The world’s top market for rooftop solar is looking for new ways to add distributed PV to its electricity system by fine-tuning its interplay with the power grid.
This year, utilities in the Australian states South Australia and Victoria will roll out a “flexible exports” pilot. The AUD $4.8 million (USD $3.7 million) project, which will cover 600 customers across the two states, will allow rooftop solar customers to vary their exports to the network in alignment with available grid capacity, instead of being restrained by fixed export limits.
“The hosting capacity of the grid is dynamic,” Daniel Chung, home and business application engineer at SMA Australia, the inverter company and one of the project partners, explained in an email. “It depends on the instantaneous, local electricity generation and demand.”
Flexible exports would allow distributed energy resource penetration to be increased to levels closer to the hosting capacity of the grid, he said. “It allows more PV generation when there is a lot of demand for it and curtailment when there is little demand.”
Planners believe this will not only allow existing customers to discharge more solar onto the system but also make it possible to add new distributed PV arrays, even though grid hosting capacity is reaching its limits.
“At the moment, earlier PV systems can export full power to the grid, whereas new connections are increasingly confined to lower static export limitations, which lowers the value proposition from feed-in tariffs,” Chung said.
In advance of the 12-month pilot, SA Power Networks and Victoria-based AusNet Services have worked with the inverter manufacturers Fronius, SMA and SolarEdge, and energy management software company SwitchDin, to adapt solar systems for flexible exports.
“The project will establish a new connection standard for enabling flexible export limits for solar PV systems, then develop and test the end-to-end technical capability,” Paul Roberts, manager of corporate affairs at SA Power Networks, said in an email.
The capability will be built into Australian products from Fronius and SMA, and will be enabled in other inverter brands through SwitchDin’s Droplet distributed energy resource controllers, he said.
The project, which kicked off in mid-2020 with almost AUD $2.1 million (USD $1.6 million) in funding from the Australian Renewable Energy Agency, has already led to the development of an inverter interoperability guide that could be adopted across Australia, Chung said.
Smart inverters for solar-saturated grids
Australia is a vanguard market for managing the influx of high-volume solar penetration on distribution grids. But it’s not alone in attempting to use the capabilities of smart inverters to manage the supply of customer-generated power.
In the United States, similar challenges have emerged in Hawaii, with its separate island grids hosting the highest per-capita rooftop solar numbers in the country. This can cause voltage and power flow disruptions on certain circuits. State regulators and utilities have turned to new solar regulations that limit power export, while also tapping smart inverter capabilities for more active management.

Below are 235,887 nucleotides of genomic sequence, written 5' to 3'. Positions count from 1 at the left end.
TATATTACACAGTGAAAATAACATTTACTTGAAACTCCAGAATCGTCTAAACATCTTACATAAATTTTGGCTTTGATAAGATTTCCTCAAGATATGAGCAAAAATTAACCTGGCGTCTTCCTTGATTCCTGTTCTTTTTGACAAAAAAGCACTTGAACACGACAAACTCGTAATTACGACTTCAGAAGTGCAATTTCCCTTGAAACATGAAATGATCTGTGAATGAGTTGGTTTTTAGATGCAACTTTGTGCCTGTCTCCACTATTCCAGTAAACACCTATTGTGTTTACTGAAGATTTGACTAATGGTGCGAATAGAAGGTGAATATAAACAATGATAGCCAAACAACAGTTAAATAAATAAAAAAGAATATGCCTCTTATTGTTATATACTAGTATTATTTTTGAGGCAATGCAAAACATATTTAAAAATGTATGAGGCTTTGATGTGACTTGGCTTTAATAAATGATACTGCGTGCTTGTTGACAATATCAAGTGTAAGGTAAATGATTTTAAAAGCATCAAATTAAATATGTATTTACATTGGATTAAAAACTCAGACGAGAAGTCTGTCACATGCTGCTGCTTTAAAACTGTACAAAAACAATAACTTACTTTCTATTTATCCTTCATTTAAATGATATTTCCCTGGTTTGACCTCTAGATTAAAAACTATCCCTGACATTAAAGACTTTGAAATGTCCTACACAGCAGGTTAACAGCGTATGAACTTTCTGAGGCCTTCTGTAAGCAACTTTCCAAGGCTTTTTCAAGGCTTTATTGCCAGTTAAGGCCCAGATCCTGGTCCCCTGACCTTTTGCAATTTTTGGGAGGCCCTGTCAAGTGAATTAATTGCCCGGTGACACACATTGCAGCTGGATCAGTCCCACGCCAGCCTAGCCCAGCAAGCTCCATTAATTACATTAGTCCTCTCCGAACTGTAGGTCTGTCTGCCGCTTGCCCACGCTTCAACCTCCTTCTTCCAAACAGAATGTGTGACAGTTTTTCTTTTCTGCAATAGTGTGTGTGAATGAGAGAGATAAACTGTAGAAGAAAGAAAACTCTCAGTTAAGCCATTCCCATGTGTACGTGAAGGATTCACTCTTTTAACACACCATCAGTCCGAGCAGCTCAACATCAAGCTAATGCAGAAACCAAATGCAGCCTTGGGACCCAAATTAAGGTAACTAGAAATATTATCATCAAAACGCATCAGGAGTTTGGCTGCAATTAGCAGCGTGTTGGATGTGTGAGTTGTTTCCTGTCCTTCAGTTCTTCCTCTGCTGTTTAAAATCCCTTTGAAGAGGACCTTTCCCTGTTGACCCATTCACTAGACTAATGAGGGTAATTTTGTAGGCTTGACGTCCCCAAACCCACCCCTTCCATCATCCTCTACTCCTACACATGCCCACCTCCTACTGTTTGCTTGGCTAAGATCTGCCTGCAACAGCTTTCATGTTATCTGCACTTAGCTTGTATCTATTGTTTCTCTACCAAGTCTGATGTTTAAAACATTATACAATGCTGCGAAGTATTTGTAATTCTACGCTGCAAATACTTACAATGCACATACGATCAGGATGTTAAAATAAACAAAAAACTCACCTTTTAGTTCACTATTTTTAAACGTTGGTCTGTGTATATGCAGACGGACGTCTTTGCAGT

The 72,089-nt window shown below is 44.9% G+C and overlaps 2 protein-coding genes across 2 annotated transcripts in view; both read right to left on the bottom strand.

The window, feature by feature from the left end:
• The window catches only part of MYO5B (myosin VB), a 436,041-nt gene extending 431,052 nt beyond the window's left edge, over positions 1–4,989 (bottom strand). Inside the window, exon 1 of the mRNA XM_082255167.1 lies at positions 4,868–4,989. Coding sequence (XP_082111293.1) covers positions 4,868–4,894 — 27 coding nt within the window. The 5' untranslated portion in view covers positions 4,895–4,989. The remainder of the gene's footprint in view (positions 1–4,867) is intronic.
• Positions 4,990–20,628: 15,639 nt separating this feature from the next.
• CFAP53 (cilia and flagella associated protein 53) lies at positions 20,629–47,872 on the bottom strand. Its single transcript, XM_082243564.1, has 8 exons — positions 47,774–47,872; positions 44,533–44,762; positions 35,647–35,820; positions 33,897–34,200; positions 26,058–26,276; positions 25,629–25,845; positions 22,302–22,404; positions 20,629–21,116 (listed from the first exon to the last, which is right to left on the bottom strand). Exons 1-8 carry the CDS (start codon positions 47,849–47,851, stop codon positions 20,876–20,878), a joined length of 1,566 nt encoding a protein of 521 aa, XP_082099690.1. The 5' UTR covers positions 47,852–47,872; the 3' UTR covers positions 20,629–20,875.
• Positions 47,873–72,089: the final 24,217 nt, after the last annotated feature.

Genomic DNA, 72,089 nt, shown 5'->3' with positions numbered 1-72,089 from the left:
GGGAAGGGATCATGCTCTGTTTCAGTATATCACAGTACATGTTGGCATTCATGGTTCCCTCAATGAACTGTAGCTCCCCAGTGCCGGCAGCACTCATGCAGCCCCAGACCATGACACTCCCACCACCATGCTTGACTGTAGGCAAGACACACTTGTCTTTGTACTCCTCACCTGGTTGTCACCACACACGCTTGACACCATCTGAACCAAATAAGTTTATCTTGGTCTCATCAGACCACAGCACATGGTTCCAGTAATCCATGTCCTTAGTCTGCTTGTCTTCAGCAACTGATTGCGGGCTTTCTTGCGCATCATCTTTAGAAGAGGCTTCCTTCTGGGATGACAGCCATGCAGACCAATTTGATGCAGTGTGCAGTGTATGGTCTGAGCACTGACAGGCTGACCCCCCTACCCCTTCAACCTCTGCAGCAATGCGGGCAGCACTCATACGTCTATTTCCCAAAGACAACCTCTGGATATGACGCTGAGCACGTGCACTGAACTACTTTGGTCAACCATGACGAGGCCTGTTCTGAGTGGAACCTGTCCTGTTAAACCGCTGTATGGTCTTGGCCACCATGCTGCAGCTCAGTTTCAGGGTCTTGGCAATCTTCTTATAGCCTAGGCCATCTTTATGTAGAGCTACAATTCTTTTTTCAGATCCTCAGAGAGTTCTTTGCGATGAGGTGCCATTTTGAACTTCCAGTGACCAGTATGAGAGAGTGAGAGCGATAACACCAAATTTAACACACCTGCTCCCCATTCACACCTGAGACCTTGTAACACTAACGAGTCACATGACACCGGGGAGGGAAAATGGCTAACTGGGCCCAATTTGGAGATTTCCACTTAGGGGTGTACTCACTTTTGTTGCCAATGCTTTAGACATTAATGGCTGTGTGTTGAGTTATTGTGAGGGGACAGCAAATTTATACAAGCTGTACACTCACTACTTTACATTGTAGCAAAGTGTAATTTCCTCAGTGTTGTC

California, the state with the most rooftop solar by volume, is also testing how smart inverters can balance local grids via autonomous or utility-linked control settings. State regulators and utilities are in the midst of implementing rules that could allow more solar to be interconnected if it can modulate its output to avoid overloading circuits during times of peak production.
Arizona, another solar-heavy state, is testing both utility-controlled and automated solar inverter controls to solve the same challenges.
In Australia, flexible exports will be the latest in an array of measures that SA Power Networks is introducing to deal with rampant rooftop solar growth in its distribution region.
Last year, the company implemented measures to disconnect systems remotely if needed during periods of peak solar generation. SA Power Networks has also upgraded 140 major substations and introduced a “solar sponge” tariff to encourage consumption of PV generation.
More than 35 percent of South Australian residential and business premises have PV systems, and as of mid-2020, they added up to in excess of 1.5 gigawatts of capacity. This makes rooftop solar “by far the state’s largest generator,” Roberts said.
“The number of systems installed and the average size of those systems continue to increase year-on-year, adding capacity at a rate of more than 300 megawatts” annually, he commented.
What is happening in South Australia could soon spread to other parts of the country.
According to a March 2020 bulletin from the Reserve Bank of Australia, in 2019 Australians spent AUD $3.5 billion (USD $2.7 billion) on small-scale generation systems including solar heating and rooftop PV.
This generation is now equivalent to around 20 percent of the total capacity on Australia’s National Electricity Market, it said.
“We are now reaching the limit of our capacity to host rooftop solar in some areas without major network upgrades, with the most immediate consequence being increasingly widespread overvoltage issues in residential areas at times of high solar output and low demand,” Roberts said.
“Flexible exports will enable solar customers in South Australia and Victoria to continue to feed more energy into the grid. This means more customers will benefit from rooftop solar, with higher exports, less energy wasted, greater reliability and a more stable electricity supply.”
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